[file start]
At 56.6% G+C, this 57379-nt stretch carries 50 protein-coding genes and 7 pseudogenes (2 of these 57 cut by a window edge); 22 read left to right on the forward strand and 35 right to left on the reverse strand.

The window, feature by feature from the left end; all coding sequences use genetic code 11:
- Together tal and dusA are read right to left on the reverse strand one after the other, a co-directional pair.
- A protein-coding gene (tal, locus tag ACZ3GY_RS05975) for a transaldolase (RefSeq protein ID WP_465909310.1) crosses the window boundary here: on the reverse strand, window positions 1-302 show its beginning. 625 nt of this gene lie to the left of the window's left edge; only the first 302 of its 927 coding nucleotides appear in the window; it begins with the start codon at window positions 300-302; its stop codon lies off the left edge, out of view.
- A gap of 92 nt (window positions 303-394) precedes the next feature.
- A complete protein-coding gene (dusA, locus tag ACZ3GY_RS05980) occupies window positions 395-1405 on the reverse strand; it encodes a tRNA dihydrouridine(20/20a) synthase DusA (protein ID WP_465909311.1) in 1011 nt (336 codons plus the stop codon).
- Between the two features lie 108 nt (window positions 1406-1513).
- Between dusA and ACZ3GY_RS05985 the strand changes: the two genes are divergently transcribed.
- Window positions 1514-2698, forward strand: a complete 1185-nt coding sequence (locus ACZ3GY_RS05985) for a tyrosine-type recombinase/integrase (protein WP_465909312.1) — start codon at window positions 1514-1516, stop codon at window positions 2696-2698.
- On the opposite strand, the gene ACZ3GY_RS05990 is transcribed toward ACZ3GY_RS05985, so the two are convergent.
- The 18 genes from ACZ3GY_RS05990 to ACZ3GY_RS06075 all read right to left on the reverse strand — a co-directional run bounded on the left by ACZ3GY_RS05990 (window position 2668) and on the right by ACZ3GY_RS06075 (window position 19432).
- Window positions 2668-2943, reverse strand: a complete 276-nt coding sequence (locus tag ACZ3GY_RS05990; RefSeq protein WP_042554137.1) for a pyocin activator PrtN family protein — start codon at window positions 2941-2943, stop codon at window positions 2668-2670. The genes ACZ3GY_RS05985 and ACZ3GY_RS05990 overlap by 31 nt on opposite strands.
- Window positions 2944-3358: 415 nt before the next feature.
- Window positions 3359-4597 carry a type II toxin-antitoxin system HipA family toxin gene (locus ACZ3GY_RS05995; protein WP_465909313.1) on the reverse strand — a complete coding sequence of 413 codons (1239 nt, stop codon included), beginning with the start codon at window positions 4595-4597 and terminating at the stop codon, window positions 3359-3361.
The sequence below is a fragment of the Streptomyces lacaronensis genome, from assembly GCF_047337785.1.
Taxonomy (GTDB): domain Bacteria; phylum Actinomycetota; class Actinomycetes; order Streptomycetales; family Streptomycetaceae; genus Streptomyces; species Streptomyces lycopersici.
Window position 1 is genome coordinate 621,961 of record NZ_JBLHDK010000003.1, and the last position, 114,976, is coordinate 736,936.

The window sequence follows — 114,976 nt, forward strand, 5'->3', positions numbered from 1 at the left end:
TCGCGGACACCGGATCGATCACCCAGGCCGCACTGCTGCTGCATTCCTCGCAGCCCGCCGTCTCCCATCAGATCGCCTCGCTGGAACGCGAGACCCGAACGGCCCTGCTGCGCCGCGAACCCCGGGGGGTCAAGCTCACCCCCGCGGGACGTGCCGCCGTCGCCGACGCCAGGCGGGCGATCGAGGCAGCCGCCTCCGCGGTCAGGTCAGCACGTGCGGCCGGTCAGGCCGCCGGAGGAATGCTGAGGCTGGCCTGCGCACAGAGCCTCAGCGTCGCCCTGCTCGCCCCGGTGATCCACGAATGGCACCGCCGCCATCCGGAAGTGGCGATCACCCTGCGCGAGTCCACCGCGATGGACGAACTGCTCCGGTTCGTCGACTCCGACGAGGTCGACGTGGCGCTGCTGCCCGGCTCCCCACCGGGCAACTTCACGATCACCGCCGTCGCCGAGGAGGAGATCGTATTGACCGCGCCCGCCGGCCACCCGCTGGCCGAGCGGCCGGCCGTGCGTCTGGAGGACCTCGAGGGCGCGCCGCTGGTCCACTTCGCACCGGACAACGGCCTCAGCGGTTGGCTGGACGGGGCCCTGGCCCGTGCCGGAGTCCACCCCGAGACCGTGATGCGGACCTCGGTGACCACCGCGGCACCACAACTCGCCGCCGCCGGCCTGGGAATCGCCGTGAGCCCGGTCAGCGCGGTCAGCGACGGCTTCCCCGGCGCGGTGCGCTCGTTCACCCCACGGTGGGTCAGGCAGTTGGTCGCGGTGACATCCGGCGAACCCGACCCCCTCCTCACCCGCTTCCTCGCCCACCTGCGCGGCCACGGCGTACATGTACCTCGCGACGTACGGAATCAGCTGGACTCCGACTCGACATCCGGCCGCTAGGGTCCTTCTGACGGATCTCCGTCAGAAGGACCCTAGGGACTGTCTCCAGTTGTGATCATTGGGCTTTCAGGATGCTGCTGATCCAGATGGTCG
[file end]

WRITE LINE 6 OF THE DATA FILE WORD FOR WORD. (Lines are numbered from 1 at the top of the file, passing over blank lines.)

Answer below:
- A complete protein-coding gene (dusA, locus tag ACZ3GY_RS05980) occupies window positions 395-1405 on the reverse strand; it encodes a tRNA dihydrouridine(20/20a) synthase DusA (protein ID WP_465909311.1) in 1011 nt (336 codons plus the stop codon).